As I outline in another episode, Churchill and Lord Jackie Fisher wanted to utilise their powerful Navy in the War, but the German’s wouldn’t come out to fight. Looking for other options was one of the many contributing factors which led to the adoption of the Dardenelles Plan, resulting in the landings at Gallipoli.
That’s a very brief overview, and does not include the smaller battles and the losses to submarines the British suffered up to that time.

Last night on the news they showed a report on the commemoration of the Sydney-Emden battle. It was interesting to hear what the German Naval officer said in his speech when he said- when two nations fight against each other within the bounds of humanity and rules of warfare, that afterwards they can come together as friends; - or words to that effect. How true is that? Let’s say it makes it a lot easier to share a common ground and know that they can look the other side in the eye afterwards with no sense of shame.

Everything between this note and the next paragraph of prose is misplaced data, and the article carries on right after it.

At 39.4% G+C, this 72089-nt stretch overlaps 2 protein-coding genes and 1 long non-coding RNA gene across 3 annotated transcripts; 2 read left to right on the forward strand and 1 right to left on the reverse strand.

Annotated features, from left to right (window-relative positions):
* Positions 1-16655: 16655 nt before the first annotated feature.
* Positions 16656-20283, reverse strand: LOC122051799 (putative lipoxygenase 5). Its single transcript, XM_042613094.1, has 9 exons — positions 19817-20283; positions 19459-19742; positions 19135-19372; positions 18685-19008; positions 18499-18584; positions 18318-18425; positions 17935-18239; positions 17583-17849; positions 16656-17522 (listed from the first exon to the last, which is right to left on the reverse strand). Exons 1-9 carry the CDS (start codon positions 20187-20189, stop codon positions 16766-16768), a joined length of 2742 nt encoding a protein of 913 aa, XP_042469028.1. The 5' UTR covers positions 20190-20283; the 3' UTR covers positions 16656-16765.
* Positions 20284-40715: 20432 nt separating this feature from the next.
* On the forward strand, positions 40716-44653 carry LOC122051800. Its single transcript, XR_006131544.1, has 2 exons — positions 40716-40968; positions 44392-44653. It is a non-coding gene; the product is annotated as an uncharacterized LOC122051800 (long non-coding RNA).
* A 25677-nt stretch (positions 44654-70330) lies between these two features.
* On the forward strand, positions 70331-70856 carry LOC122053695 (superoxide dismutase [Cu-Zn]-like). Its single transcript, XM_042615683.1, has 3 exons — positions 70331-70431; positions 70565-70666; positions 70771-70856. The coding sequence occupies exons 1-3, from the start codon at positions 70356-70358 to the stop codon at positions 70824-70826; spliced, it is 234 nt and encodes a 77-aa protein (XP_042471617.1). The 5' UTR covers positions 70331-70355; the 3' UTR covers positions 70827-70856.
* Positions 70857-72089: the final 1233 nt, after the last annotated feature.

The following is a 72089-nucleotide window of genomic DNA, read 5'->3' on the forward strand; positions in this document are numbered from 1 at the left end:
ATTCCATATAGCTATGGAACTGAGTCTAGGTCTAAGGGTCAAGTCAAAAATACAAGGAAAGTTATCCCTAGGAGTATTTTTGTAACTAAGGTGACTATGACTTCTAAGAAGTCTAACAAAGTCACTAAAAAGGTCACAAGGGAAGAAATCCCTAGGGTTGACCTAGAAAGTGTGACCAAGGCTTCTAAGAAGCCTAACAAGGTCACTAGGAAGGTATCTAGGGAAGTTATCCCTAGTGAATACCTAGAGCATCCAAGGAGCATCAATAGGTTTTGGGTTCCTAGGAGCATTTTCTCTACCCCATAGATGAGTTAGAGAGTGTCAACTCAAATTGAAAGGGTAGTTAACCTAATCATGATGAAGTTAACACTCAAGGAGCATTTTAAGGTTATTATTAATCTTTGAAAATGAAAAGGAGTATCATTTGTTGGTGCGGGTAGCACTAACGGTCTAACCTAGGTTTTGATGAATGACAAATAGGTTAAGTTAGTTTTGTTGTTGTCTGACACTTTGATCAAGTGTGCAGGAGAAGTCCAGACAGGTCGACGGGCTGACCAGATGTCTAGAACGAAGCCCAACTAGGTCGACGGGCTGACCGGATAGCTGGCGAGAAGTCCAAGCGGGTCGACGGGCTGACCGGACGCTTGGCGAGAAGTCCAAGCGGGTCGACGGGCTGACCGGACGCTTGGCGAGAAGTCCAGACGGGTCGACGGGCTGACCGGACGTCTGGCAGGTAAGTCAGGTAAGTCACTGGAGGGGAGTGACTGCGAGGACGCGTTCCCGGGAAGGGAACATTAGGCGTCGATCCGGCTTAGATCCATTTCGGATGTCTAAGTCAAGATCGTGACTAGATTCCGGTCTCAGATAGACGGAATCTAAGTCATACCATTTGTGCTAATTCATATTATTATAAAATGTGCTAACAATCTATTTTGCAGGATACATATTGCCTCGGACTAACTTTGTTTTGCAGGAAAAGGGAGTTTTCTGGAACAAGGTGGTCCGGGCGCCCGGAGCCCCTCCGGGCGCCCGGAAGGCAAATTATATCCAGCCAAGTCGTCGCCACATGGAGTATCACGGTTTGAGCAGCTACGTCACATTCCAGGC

After the Sydney took the Emden’s crew on board as prisoners they sailed to Colombo, Sri Langka, where the Anzac convoy had sailed to and was waiting. As they approached the port, the Captain of the Sydney radioed ahead to the Anzac convoy saying that out of respect for the wounded German prisoners on board, that no cheering, etc should accompany the Sydney’s arrival, as it would be like rubbing salt into their wounds and in bad taste in respect to the defeated Germans. I think that says a lot about the respect between foes that the German naval officer was talking about this week.
That said, war is war. Nasty and rude. It’s a shame that it is has to be held up as an example of what is good, and what is bad in humanity. Because that is what war does – it brings out the best and the worst in human nature. That is something I am trying to portray in The Anzac Legend.